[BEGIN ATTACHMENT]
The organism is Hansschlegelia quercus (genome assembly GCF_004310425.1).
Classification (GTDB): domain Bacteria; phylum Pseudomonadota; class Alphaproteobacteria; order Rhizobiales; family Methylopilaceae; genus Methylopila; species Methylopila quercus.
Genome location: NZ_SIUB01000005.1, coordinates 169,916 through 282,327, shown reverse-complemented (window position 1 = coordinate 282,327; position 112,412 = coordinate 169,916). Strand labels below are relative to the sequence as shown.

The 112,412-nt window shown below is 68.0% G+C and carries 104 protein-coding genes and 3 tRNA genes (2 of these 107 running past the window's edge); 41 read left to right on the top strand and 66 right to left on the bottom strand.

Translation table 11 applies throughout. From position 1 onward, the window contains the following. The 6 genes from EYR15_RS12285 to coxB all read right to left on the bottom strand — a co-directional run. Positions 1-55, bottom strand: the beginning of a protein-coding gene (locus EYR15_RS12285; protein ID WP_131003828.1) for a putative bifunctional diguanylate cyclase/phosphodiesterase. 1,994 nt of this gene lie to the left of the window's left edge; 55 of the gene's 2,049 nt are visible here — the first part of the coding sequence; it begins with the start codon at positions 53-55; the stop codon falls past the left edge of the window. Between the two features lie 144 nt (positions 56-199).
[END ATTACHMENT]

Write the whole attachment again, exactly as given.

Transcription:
The organism is Hansschlegelia quercus (genome assembly GCF_004310425.1).
Classification (GTDB): domain Bacteria; phylum Pseudomonadota; class Alphaproteobacteria; order Rhizobiales; family Methylopilaceae; genus Methylopila; species Methylopila quercus.
Genome location: NZ_SIUB01000005.1, coordinates 169,916 through 282,327, shown reverse-complemented (window position 1 = coordinate 282,327; position 112,412 = coordinate 169,916). Strand labels below are relative to the sequence as shown.

The 112,412-nt window shown below is 68.0% G+C and carries 104 protein-coding genes and 3 tRNA genes (2 of these 107 running past the window's edge); 41 read left to right on the top strand and 66 right to left on the bottom strand.

Translation table 11 applies throughout. From position 1 onward, the window contains the following. The 6 genes from EYR15_RS12285 to coxB all read right to left on the bottom strand — a co-directional run. Positions 1-55, bottom strand: the beginning of a protein-coding gene (locus EYR15_RS12285; protein ID WP_131003828.1) for a putative bifunctional diguanylate cyclase/phosphodiesterase. 1,994 nt of this gene lie to the left of the window's left edge; 55 of the gene's 2,049 nt are visible here — the first part of the coding sequence; it begins with the start codon at positions 53-55; the stop codon falls past the left edge of the window. Between the two features lie 144 nt (positions 56-199).